Java is one of the most popular programming languages on the planet and has been for quite some time. It’s pretty easy to pick up for newcomers and pretty powerful in terms of what you can create using the language.
However, the JVM or the Java Virtual Machine doesn’t always work as expected, which means you’ll sometimes see errors that’ll refute all logic. In this article, we’re talking about the “main class not found” issue in Java and what you can do to try and fix the problem.
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What causes the “main class not found” error?
The error is pretty perplexing to newcomers, especially because every Java program has a main class, and the compiler reporting it doesn’t just doesn’t make sense.
However, the error is caused by JVM’s tendency to stick to a default classpath. A classpath being the file path where Java’s Runtime Environment searches for classes and other resource files it might need.
Every time you run a Java program, it generates a .class file. This file is used to run the program eventually. However, if JVM can’t find this file, you’ll be seeing errors like this.
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How to fix this error?
There are a few things you can do to get around this error. Here’s how.
Use the right class name
When running Java files, be sure to use the right class name; keep in mind that the .class file generated by your program will have the exact name as your class in the program itself since Java is case sensitive as well, you’re going to have to pay extra attention to get everything right.
In addition to the last point, make sure to use the right extensions when running a Java program. .java files are used when compiling Java programs, and .class files are used to run them.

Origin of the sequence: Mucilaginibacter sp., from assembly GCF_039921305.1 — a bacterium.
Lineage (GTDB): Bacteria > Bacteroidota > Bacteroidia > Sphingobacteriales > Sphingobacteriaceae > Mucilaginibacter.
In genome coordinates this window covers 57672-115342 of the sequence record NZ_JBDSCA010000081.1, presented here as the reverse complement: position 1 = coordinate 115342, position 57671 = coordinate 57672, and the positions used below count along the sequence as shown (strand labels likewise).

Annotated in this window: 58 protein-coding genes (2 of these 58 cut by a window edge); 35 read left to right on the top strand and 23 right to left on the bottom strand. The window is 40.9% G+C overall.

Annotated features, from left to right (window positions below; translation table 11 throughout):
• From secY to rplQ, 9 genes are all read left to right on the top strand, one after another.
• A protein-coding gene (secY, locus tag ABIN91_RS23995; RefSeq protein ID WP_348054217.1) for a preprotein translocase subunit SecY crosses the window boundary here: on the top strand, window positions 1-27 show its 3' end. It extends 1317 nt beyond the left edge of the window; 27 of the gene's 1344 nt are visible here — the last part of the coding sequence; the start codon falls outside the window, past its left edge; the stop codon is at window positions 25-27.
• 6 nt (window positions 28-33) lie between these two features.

Another thing to keep in mind is that when compiling, you have to use the name of the .java file and not necessarily the class name. However, .class files are always generated with the filename of the corresponding Java program, which means you need to get the class name right.
Java usually groups similar classes into a package. When dealing with a class in a package, you need to make sure that you mention the full name of the package.
For example, if you have a class CyberSec in package Candid.Technology, you’re going to have to mention it like CyberSec.Candid.Technology. Note that this is only an example to show how package nomenclature works.
Another thing you need to make sure of is that you need to issue the command from the parent directory of the package and not the actual directory of the file, as then Java will search for the package in that particular directory.
Manually specify the ClassPath
As mentioned above, JVM sticks to default classpaths by default. While this may work in most cases, the classpath isn’t always accurate. You can manually specify the classpath using the -classpath variable. Here’s how.
java -classpath [enter path here]
Using this variable, you can specify custom classpaths to precompiled files and hence get around the error.
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